[PyKDE] Sugestions for PyQt4

Eric Jardim ericjardim at gmail.com
Mon Mar 20 13:26:27 GMT 2006

Hi, I want to make some sugestions for PyQt4. It will be good if people
comment them, as some of this ideais may be not good or just imcomplete. In
advance, sorry if my english is bad. I could also speak Japanese if you want

- No more QStrings and QByteArray: As Python have good support for unicode
strings, there is no need for this objects appear in Python. All conversions
should be done internally and automatically.
I've made some progress with this and it may help:

Beside this, the way one translate applications will change a bit (see

- Better support for the "tr" function:  As was sugested before in the list,
the "tr" function could be installed as a __builtins__ function. We can use
the stack to determine the context, with no need to sacrifice pyuic4 or

If we are using python unicode strings, them we have to change the idiom of
"tr". Instead of:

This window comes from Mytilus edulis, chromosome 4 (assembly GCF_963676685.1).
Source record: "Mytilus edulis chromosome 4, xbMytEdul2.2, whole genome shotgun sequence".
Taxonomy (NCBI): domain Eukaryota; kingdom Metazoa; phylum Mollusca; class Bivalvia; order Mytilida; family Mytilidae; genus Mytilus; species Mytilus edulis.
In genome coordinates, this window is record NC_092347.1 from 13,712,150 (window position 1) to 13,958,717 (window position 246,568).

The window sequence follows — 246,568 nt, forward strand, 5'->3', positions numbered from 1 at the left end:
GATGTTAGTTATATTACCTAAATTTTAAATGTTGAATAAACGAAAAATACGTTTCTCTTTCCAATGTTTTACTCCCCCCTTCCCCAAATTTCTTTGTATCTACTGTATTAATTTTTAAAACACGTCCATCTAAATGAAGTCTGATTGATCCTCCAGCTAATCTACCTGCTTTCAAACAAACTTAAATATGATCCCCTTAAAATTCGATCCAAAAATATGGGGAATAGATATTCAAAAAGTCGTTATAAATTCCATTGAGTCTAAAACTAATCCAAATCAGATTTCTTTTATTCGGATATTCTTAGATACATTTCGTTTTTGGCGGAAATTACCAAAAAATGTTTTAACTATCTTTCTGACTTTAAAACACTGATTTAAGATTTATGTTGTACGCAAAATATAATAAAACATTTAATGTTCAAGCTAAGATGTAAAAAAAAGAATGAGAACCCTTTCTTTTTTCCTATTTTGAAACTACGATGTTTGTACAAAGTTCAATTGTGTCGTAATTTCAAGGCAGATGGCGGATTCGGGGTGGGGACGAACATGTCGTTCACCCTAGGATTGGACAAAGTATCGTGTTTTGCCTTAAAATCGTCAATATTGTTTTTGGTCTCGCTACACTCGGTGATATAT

>>> print tr(u"There are %1 files on the %2 folder").arg(n).arg(s)
We could change to:
>>> print tr(u"There are %1 files on the %2 folder", (n, s))
We can pass a tuple of arguments, in the right order.

If one are using gettext, so he have nothing to worry. But I think
pylupdate4 should also support it.

- "Pythonic" Qt properties: instead of using things like: "isEnabled()" and
"setEnabled()", properties could be acessed like python real properties, I
mean, just "enabled". The functions could still be mapped anyway.

I don't know how SIP works (automatically or handmade), and it will give a
lot of work to acomplish this "by hand". I've have made some progress with a
tool called pygccxml, that can parse C++ code and find Qt properties and
other Qt special macros (with some tricks).

- C++ embedding: it may be useful for some users to embed Python plugins in
an C++ application. This could be a "magic gate" for some "static"
applications that want to be more flexible. There should be some limitations
to this technique, but if we can easily use Python obejcts in C++
applications. Remember that we have to connect C++ signals/slots to Python
signal/slots (see dynamic metaobjects below).

- QtDesigner integration: I think this is a dream of everyone to make your
custom widgets available in QtDesigner. With the new Qt4 API, it is very
easy to write plugins for QtDesigner.